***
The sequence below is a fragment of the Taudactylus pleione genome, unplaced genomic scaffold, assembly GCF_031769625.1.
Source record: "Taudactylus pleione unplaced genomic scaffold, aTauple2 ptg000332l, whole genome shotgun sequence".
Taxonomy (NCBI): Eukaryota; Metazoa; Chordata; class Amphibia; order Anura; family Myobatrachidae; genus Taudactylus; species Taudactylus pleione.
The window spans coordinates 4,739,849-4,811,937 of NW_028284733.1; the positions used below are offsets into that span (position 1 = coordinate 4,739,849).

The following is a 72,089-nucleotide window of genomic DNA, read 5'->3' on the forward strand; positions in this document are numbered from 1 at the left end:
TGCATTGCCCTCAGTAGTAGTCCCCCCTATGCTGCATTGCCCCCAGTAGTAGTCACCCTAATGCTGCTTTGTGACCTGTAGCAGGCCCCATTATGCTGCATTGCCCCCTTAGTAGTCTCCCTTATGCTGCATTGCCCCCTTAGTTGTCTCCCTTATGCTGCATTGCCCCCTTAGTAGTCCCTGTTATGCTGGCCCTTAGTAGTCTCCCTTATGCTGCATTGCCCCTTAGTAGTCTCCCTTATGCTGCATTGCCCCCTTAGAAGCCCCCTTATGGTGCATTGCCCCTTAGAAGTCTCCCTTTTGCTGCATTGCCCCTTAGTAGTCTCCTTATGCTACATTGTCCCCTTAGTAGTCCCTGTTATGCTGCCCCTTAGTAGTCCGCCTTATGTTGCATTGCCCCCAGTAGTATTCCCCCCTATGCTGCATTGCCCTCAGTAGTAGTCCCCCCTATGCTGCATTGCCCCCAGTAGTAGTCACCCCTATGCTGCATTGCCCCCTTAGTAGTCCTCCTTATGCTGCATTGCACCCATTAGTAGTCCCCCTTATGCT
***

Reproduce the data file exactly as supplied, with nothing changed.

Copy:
The sequence below is a fragment of the Taudactylus pleione genome, unplaced genomic scaffold, assembly GCF_031769625.1.
Source record: "Taudactylus pleione unplaced genomic scaffold, aTauple2 ptg000332l, whole genome shotgun sequence".
Taxonomy (NCBI): Eukaryota; Metazoa; Chordata; class Amphibia; order Anura; family Myobatrachidae; genus Taudactylus; species Taudactylus pleione.
The window spans coordinates 4,739,849-4,811,937 of NW_028284733.1; the positions used below are offsets into that span (position 1 = coordinate 4,739,849).

The following is a 72,089-nucleotide window of genomic DNA, read 5'->3' on the forward strand; positions in this document are numbered from 1 at the left end:
TGCATTGCCCTCAGTAGTAGTCCCCCCTATGCTGCATTGCCCCCAGTAGTAGTCACCCTAATGCTGCTTTGTGACCTGTAGCAGGCCCCATTATGCTGCATTGCCCCCTTAGTAGTCTCCCTTATGCTGCATTGCCCCCTTAGTTGTCTCCCTTATGCTGCATTGCCCCCTTAGTAGTCCCTGTTATGCTGGCCCTTAGTAGTCTCCCTTATGCTGCATTGCCCCTTAGTAGTCTCCCTTATGCTGCATTGCCCCCTTAGAAGCCCCCTTATGGTGCATTGCCCCTTAGAAGTCTCCCTTTTGCTGCATTGCCCCTTAGTAGTCTCCTTATGCTACATTGTCCCCTTAGTAGTCCCTGTTATGCTGCCCCTTAGTAGTCCGCCTTATGTTGCATTGCCCCCAGTAGTATTCCCCCCTATGCTGCATTGCCCTCAGTAGTAGTCCCCCCTATGCTGCATTGCCCCCAGTAGTAGTCACCCCTATGCTGCATTGCCCCCTTAGTAGTCCTCCTTATGCTGCATTGCACCCATTAGTAGTCCCCCTTATGCT